Thursday, October 4, 2007

Microsoft’s chief executive has seen the future - and the future is advertising

Steve Ballmer’s plans for the computer software giant include taking on Yahoo! and Google in their own internet territory

Steve Ballmer doesn’t do half-measures. The veteran Microsoft chief executive says that he relaxes by running, playing golf and seeing his children “and the other 18 hours of the day I work”.

Moments later, the dynamo charged with steering the 30-year-old software giant through an increasingly complicated middle age actually raises his voice to a yell as he maps out his blueprint for Microsoft’s future.

“It gives us the chance to surprise shareholders,” he shouts of his plan to transform Microsoft into an advertising company. He leans forward and raises his voice several decibels as he hits “surprise”. The soundbite is delivered in the manner you might expect of a man whose behaviour PC Magazine said - approvingly - “borders on the maniacal”.

But there looks to be clear thinking behind Mr Ballmer’s strategy: Microsoft, often criticised for not spotting the web’s potential early enough, must catch Google, the runaway leader in online advertising and the king of internet search. Mr Ballmer has just bet $6 billion (£2.9 billion) on that aim, through the acquisition of aQuantive, an online advertising company that specialises in targeting online campaigns to individual consumers. The deal is Microsoft’s largest to date. Mr Ballmer, 51, says that it “proves his commitment” to making Microsoft a true advertising powerhouse (it is languishing in third place behind Yahoo! and Google). “We’re going to keep coming and coming,” he says. “I think everybody would like to see – in advertising and search – Google get some competition.”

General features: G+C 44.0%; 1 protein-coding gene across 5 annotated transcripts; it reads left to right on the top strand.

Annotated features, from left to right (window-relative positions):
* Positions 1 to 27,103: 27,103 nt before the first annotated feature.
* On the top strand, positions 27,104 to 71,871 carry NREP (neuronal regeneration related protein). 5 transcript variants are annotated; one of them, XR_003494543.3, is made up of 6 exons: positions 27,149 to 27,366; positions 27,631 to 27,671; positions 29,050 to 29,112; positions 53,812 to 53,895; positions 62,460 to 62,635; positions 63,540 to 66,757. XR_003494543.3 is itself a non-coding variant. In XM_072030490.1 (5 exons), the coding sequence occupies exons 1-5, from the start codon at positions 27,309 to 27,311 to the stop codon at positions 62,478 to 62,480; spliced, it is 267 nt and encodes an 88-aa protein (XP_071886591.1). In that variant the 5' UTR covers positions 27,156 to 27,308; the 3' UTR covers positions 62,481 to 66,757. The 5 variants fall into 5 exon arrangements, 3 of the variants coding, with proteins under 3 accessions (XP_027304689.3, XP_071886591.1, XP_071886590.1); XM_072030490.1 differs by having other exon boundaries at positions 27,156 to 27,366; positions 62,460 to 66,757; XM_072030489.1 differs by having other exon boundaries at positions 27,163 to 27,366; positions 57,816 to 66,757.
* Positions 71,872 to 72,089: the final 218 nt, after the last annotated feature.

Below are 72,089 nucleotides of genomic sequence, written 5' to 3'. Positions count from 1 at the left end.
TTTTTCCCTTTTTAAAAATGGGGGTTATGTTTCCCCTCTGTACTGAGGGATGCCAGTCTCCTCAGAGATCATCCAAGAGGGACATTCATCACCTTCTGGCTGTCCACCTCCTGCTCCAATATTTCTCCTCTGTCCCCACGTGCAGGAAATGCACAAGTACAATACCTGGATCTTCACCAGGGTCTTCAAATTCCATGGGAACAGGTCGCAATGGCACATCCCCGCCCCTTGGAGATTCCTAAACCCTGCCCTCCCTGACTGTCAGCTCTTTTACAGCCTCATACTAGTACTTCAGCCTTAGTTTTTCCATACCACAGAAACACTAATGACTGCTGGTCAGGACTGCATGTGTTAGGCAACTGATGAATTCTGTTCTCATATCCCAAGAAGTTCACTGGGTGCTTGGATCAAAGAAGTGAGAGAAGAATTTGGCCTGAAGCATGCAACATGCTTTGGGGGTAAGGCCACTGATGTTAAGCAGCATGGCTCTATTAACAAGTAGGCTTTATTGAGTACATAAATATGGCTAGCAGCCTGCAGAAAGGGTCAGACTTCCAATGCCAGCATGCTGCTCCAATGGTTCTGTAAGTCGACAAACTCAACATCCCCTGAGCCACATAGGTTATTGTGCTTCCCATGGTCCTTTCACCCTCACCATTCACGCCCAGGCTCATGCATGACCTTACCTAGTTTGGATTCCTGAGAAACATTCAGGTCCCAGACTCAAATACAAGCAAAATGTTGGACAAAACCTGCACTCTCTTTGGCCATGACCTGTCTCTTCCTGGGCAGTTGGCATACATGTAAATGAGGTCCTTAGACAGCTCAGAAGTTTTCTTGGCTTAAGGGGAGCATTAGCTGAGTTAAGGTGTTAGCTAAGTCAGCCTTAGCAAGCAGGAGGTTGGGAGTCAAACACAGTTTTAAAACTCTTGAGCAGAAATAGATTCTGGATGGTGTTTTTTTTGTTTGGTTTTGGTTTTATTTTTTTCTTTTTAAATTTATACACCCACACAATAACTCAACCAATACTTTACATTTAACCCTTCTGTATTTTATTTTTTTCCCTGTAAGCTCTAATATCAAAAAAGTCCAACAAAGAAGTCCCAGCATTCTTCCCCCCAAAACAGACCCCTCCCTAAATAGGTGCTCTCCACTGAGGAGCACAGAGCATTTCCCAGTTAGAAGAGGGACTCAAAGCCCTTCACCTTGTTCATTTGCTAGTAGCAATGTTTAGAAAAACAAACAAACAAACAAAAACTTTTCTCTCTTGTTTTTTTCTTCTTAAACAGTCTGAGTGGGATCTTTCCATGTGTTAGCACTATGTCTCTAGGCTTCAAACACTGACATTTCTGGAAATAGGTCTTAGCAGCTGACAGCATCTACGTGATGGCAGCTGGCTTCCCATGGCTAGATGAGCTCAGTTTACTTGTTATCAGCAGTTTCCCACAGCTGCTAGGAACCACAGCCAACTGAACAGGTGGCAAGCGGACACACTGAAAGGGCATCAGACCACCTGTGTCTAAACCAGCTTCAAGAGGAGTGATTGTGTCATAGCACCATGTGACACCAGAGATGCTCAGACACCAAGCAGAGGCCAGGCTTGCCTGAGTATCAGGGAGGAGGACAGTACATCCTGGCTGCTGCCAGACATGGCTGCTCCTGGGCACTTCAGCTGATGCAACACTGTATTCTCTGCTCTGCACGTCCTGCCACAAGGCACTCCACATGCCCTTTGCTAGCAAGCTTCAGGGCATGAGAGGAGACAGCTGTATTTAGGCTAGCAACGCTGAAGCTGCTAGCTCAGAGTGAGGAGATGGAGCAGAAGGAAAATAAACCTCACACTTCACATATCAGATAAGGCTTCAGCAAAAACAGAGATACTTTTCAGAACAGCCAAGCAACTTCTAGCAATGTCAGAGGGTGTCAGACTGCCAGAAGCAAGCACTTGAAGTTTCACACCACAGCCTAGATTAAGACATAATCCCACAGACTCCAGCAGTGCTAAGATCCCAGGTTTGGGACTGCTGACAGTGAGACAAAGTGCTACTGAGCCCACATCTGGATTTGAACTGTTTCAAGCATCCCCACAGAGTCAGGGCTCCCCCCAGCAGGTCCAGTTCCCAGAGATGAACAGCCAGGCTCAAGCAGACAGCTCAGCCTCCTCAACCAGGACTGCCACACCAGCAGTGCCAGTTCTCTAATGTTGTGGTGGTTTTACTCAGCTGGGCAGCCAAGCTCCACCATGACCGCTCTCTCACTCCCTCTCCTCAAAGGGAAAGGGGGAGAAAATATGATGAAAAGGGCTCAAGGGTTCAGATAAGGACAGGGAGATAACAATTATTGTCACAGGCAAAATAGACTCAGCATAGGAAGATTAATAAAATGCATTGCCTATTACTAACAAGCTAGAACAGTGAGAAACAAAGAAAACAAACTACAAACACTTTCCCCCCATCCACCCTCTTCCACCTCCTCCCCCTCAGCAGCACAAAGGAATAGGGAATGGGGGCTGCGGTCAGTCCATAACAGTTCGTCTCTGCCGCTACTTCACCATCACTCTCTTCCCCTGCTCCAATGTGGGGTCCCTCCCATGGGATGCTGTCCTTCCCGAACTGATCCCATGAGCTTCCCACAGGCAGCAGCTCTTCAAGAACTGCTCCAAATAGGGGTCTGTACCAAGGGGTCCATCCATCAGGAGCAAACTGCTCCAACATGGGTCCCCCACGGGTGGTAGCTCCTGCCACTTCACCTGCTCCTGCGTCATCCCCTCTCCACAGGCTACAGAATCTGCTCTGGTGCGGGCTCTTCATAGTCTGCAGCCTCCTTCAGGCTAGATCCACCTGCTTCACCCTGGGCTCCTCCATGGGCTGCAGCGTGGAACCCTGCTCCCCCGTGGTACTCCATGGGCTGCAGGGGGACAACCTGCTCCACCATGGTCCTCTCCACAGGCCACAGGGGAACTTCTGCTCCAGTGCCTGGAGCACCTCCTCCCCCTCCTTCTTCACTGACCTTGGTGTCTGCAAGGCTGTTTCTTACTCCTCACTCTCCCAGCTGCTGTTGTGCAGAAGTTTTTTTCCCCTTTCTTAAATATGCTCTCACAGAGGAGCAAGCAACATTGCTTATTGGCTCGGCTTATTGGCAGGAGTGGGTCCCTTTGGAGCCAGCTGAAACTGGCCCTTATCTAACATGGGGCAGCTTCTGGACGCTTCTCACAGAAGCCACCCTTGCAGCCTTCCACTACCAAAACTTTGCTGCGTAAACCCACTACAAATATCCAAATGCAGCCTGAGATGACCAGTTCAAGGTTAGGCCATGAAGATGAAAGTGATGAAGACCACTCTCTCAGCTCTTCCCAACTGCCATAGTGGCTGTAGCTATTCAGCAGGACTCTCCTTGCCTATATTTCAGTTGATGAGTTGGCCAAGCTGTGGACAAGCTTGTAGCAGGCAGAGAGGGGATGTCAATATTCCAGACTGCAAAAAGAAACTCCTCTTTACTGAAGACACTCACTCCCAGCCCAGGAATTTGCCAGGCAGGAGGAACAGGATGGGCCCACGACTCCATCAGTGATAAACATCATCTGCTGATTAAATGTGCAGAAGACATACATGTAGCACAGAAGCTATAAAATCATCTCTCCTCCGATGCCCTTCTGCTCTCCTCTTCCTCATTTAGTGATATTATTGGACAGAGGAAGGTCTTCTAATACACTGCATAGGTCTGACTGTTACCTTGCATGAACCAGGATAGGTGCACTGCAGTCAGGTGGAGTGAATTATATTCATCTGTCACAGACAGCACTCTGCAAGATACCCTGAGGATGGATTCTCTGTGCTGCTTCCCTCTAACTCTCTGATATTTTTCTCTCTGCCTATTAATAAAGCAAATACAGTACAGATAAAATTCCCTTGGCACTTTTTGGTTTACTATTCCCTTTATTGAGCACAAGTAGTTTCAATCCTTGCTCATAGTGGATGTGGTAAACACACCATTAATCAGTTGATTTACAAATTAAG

There is only one moment when Mr Ballmer’s web evangelism slips – when he voices caution over the longevity of social networking sites such as Facebook: “I think these things are going to have some legs, and yet there’s a . . . faddish nature about anything that appeals to younger people.”

That could be negotiating spiel: they follow reports that Microsoft is weighing up paying as much as $500 million for a 5 per cent stake in Facebook. Such a deal would value the three-year-old site at $10 billion - despite it being expected to achieve revenues of only $150 million this year - and could start a bidding war, with Google, for what is widely viewed as the web’s hottest property.

Mr Ballmer will not comment on Microsoft’s talks with Facebook, but he does suggest that he can see value in the Facebook brand and the “network effects” - or community - that the site has built up by accruing more than 40 million users.

However, he adds that, in contrast to the aQuantive deal, there is little in the way of underlying technology to justify the lofty valuation attached to Facebook. “There can’t be any more deep technology in FaceBook than what dozens of people could write in a couple of years,” he says.